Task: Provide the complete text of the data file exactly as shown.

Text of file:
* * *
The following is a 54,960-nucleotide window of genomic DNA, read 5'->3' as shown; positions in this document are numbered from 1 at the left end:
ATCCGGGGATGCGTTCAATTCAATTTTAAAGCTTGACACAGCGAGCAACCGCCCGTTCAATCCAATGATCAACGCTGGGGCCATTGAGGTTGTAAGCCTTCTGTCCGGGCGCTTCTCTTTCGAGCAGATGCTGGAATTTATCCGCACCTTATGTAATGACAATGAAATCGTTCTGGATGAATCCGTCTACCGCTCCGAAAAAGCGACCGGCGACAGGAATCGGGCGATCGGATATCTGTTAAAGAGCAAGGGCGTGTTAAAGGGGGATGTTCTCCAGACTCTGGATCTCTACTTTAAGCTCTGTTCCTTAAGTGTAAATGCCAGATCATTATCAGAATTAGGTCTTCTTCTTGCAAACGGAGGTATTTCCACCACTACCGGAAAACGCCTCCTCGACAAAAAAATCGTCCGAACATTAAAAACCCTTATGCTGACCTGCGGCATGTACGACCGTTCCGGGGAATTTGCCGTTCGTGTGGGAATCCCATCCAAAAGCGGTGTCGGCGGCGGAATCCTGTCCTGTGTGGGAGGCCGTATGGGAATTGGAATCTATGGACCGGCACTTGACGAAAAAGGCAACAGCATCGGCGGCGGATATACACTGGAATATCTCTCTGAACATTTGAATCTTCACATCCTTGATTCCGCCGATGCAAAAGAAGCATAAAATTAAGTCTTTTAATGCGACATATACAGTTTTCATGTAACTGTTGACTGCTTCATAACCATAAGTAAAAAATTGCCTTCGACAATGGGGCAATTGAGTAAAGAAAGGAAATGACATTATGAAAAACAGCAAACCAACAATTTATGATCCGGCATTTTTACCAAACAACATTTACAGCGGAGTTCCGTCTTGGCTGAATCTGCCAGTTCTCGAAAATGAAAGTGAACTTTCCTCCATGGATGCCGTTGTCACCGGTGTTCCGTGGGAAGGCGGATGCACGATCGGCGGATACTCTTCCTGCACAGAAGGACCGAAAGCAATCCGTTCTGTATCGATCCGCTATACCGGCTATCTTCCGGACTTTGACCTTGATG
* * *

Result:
The following is a 54,960-nucleotide window of genomic DNA, read 5'->3' as shown; positions in this document are numbered from 1 at the left end:
ATCCGGGGATGCGTTCAATTCAATTTTAAAGCTTGACACAGCGAGCAACCGCCCGTTCAATCCAATGATCAACGCTGGGGCCATTGAGGTTGTAAGCCTTCTGTCCGGGCGCTTCTCTTTCGAGCAGATGCTGGAATTTATCCGCACCTTATGTAATGACAATGAAATCGTTCTGGATGAATCCGTCTACCGCTCCGAAAAAGCGACCGGCGACAGGAATCGGGCGATCGGATATCTGTTAAAGAGCAAGGGCGTGTTAAAGGGGGATGTTCTCCAGACTCTGGATCTCTACTTTAAGCTCTGTTCCTTAAGTGTAAATGCCAGATCATTATCAGAATTAGGTCTTCTTCTTGCAAACGGAGGTATTTCCACCACTACCGGAAAACGCCTCCTCGACAAAAAAATCGTCCGAACATTAAAAACCCTTATGCTGACCTGCGGCATGTACGACCGTTCCGGGGAATTTGCCGTTCGTGTGGGAATCCCATCCAAAAGCGGTGTCGGCGGCGGAATCCTGTCCTGTGTGGGAGGCCGTATGGGAATTGGAATCTATGGACCGGCACTTGACGAAAAAGGCAACAGCATCGGCGGCGGATATACACTGGAATATCTCTCTGAACATTTGAATCTTCACATCCTTGATTCCGCCGATGCAAAAGAAGCATAAAATTAAGTCTTTTAATGCGACATATACAGTTTTCATGTAACTGTTGACTGCTTCATAACCATAAGTAAAAAATTGCCTTCGACAATGGGGCAATTGAGTAAAGAAAGGAAATGACATTATGAAAAACAGCAAACCAACAATTTATGATCCGGCATTTTTACCAAACAACATTTACAGCGGAGTTCCGTCTTGGCTGAATCTGCCAGTTCTCGAAAATGAAAGTGAACTTTCCTCCATGGATGCCGTTGTCACCGGTGTTCCGTGGGAAGGCGGATGCACGATCGGCGGATACTCTTCCTGCACAGAAGGACCGAAAGCAATCCGTTCTGTATCGATCCGCTATACCGGCTATCTTCCGGACTTTGACCTTGATG